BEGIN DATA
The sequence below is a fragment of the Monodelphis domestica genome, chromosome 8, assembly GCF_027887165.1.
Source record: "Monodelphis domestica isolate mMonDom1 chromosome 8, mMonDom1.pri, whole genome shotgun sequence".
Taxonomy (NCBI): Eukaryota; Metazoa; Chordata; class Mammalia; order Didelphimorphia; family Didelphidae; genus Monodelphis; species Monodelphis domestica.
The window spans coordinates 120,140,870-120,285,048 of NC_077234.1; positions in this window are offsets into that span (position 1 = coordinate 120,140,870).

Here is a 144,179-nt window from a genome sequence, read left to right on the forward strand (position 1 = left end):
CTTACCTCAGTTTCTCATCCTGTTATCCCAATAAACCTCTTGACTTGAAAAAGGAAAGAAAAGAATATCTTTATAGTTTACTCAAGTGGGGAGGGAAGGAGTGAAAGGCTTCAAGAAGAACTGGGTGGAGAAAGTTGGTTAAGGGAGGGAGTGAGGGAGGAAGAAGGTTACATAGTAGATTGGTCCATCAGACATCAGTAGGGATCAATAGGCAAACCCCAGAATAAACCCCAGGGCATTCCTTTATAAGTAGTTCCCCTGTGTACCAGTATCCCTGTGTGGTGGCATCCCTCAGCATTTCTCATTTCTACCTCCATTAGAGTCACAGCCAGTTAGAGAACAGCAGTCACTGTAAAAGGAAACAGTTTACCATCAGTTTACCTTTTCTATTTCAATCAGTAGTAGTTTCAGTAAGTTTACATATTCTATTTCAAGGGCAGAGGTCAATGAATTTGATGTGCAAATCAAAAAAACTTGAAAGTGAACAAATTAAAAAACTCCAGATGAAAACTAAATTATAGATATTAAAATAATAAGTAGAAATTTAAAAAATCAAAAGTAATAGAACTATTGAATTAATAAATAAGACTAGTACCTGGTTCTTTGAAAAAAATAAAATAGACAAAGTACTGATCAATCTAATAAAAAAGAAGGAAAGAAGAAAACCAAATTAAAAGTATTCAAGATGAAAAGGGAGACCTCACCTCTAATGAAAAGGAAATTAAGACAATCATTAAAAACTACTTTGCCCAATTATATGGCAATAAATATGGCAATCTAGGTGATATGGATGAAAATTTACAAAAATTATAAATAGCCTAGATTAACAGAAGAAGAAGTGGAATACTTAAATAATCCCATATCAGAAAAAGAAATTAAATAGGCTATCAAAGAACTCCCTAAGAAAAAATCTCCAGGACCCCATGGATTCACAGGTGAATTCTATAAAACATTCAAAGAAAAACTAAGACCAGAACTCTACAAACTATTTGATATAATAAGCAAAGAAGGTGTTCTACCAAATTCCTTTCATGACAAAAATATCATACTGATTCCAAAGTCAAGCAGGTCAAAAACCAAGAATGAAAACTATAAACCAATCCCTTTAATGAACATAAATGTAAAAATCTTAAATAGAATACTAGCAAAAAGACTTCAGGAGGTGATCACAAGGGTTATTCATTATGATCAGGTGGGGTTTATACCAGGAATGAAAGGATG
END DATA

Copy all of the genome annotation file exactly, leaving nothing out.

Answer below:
The sequence below is a fragment of the Monodelphis domestica genome, chromosome 8, assembly GCF_027887165.1.
Source record: "Monodelphis domestica isolate mMonDom1 chromosome 8, mMonDom1.pri, whole genome shotgun sequence".
Taxonomy (NCBI): Eukaryota; Metazoa; Chordata; class Mammalia; order Didelphimorphia; family Didelphidae; genus Monodelphis; species Monodelphis domestica.
The window spans coordinates 120,140,870-120,285,048 of NC_077234.1; positions in this window are offsets into that span (position 1 = coordinate 120,140,870).

Here is a 144,179-nt window from a genome sequence, read left to right on the forward strand (position 1 = left end):
CTTACCTCAGTTTCTCATCCTGTTATCCCAATAAACCTCTTGACTTGAAAAAGGAAAGAAAAGAATATCTTTATAGTTTACTCAAGTGGGGAGGGAAGGAGTGAAAGGCTTCAAGAAGAACTGGGTGGAGAAAGTTGGTTAAGGGAGGGAGTGAGGGAGGAAGAAGGTTACATAGTAGATTGGTCCATCAGACATCAGTAGGGATCAATAGGCAAACCCCAGAATAAACCCCAGGGCATTCCTTTATAAGTAGTTCCCCTGTGTACCAGTATCCCTGTGTGGTGGCATCCCTCAGCATTTCTCATTTCTACCTCCATTAGAGTCACAGCCAGTTAGAGAACAGCAGTCACTGTAAAAGGAAACAGTTTACCATCAGTTTACCTTTTCTATTTCAATCAGTAGTAGTTTCAGTAAGTTTACATATTCTATTTCAAGGGCAGAGGTCAATGAATTTGATGTGCAAATCAAAAAAACTTGAAAGTGAACAAATTAAAAAACTCCAGATGAAAACTAAATTATAGATATTAAAATAATAAGTAGAAATTTAAAAAATCAAAAGTAATAGAACTATTGAATTAATAAATAAGACTAGTACCTGGTTCTTTGAAAAAAATAAAATAGACAAAGTACTGATCAATCTAATAAAAAAGAAGGAAAGAAGAAAACCAAATTAAAAGTATTCAAGATGAAAAGGGAGACCTCACCTCTAATGAAAAGGAAATTAAGACAATCATTAAAAACTACTTTGCCCAATTATATGGCAATAAATATGGCAATCTAGGTGATATGGATGAAAATTTACAAAAATTATAAATAGCCTAGATTAACAGAAGAAGAAGTGGAATACTTAAATAATCCCATATCAGAAAAAGAAATTAAATAGGCTATCAAAGAACTCCCTAAGAAAAAATCTCCAGGACCCCATGGATTCACAGGTGAATTCTATAAAACATTCAAAGAAAAACTAAGACCAGAACTCTACAAACTATTTGATATAATAAGCAAAGAAGGTGTTCTACCAAATTCCTTTCATGACAAAAATATCATACTGATTCCAAAGTCAAGCAGGTCAAAAACCAAGAATGAAAACTATAAACCAATCCCTTTAATGAACATAAATGTAAAAATCTTAAATAGAATACTAGCAAAAAGACTTCAGGAGGTGATCACAAGGGTTATTCATTATGATCAGGTGGGGTTTATACCAGGAATGAAAGGATG